Case Study Overview
Students look at a variety of evidence to determine who ‘discovered’ Australia. In doing so they have to address the issue of what ‘discover’ means and what the implications of different definitions, or elements of an overall definition, are. Students are introduced to a range of ‘discoverers’, including Aboriginal people, Baijini gypsies, Chinese explorers, Macassan fishermen, Portuguese seamen, Dutch merchants, James Cook and Matthew Flinders.
An interactive entitled, Build a timeline for the discovery of Australia, is also available for this case study.
Case Study unit of work inquiry structure (pdf)
- Teacher’s Guide
- Activity 1: Who will win the award?
Understanding the main concept(s) raised in the case study
- Activity 2: Who ‘discovered’ Australia?
Carrying out a survey
- Activity 3: Video visit
Looking at the video segment of this case study and answering questions about it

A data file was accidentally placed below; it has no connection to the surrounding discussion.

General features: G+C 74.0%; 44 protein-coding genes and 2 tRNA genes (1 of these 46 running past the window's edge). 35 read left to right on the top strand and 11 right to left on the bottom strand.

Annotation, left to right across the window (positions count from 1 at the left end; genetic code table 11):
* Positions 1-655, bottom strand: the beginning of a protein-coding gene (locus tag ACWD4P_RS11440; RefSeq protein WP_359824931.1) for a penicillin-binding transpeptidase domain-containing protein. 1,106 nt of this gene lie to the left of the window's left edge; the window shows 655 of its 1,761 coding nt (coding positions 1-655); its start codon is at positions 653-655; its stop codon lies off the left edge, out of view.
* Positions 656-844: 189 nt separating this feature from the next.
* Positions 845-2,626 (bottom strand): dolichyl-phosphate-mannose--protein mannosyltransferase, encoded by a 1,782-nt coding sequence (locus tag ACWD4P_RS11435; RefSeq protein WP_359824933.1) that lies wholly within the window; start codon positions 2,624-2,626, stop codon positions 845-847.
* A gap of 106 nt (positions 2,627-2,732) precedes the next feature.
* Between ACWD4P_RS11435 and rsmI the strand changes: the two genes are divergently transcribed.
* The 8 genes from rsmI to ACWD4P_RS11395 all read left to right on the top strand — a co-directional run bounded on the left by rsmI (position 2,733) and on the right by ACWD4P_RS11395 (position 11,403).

- Activity 4: Presenting possibilities
Investigating a number of individuals and groups who might be considered to have ‘discovered’ Australia
- Activity 5: Using evidence from maps
Using maps to further explore who ‘discovered’ Australia
- Activity 6: Using evidence from other sources
Using other sources to further explore who ‘discovered’ Australia
- Activity 7: The ‘Mahogany Ship’
Examining evidence to determine whether a Portuguese caravel visited Australia in the early 1500s
- Activity 8: Reflections
Coming to a conclusion about who ‘discovered’ Australia
About the Interactive
Build a timeline for the ‘discovery’ of Australia
Your task is to build up a chronological sequence of steps in the ‘discovery’ of Australia – and then decide who you think was responsible for its discovery. Was it Cook? Or Macassans? Or Aboriginal people? Or some other individual or group?